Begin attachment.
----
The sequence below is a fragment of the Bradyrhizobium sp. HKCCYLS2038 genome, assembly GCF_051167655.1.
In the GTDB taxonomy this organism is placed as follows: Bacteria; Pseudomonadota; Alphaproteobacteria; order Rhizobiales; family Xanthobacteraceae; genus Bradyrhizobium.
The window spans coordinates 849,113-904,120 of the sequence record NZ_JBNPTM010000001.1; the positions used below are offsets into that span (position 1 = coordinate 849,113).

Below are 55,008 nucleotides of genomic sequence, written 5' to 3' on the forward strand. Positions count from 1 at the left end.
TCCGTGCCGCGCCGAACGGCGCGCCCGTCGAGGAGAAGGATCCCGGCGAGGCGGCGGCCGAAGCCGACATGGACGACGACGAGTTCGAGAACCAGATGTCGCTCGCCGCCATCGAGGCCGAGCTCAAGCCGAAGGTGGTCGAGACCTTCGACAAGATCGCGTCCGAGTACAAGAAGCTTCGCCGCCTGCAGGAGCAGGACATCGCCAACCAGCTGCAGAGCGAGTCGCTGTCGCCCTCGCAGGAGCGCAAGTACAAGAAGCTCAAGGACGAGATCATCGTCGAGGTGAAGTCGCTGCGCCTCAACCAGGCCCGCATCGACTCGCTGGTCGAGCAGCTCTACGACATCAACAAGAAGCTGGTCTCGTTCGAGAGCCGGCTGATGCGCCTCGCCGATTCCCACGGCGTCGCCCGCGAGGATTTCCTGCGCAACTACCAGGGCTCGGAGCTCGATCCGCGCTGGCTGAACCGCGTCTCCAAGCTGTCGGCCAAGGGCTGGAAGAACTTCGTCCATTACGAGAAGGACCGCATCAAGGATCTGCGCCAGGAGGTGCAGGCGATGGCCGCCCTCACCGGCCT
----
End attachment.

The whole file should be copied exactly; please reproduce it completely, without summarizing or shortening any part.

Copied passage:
The sequence below is a fragment of the Bradyrhizobium sp. HKCCYLS2038 genome, assembly GCF_051167655.1.
In the GTDB taxonomy this organism is placed as follows: Bacteria; Pseudomonadota; Alphaproteobacteria; order Rhizobiales; family Xanthobacteraceae; genus Bradyrhizobium.
The window spans coordinates 849,113-904,120 of the sequence record NZ_JBNPTM010000001.1; the positions used below are offsets into that span (position 1 = coordinate 849,113).

Below are 55,008 nucleotides of genomic sequence, written 5' to 3' on the forward strand. Positions count from 1 at the left end.
TCCGTGCCGCGCCGAACGGCGCGCCCGTCGAGGAGAAGGATCCCGGCGAGGCGGCGGCCGAAGCCGACATGGACGACGACGAGTTCGAGAACCAGATGTCGCTCGCCGCCATCGAGGCCGAGCTCAAGCCGAAGGTGGTCGAGACCTTCGACAAGATCGCGTCCGAGTACAAGAAGCTTCGCCGCCTGCAGGAGCAGGACATCGCCAACCAGCTGCAGAGCGAGTCGCTGTCGCCCTCGCAGGAGCGCAAGTACAAGAAGCTCAAGGACGAGATCATCGTCGAGGTGAAGTCGCTGCGCCTCAACCAGGCCCGCATCGACTCGCTGGTCGAGCAGCTCTACGACATCAACAAGAAGCTGGTCTCGTTCGAGAGCCGGCTGATGCGCCTCGCCGATTCCCACGGCGTCGCCCGCGAGGATTTCCTGCGCAACTACCAGGGCTCGGAGCTCGATCCGCGCTGGCTGAACCGCGTCTCCAAGCTGTCGGCCAAGGGCTGGAAGAACTTCGTCCATTACGAGAAGGACCGCATCAAGGATCTGCGCCAGGAGGTGCAGGCGATGGCCGCCCTCACCGGCCT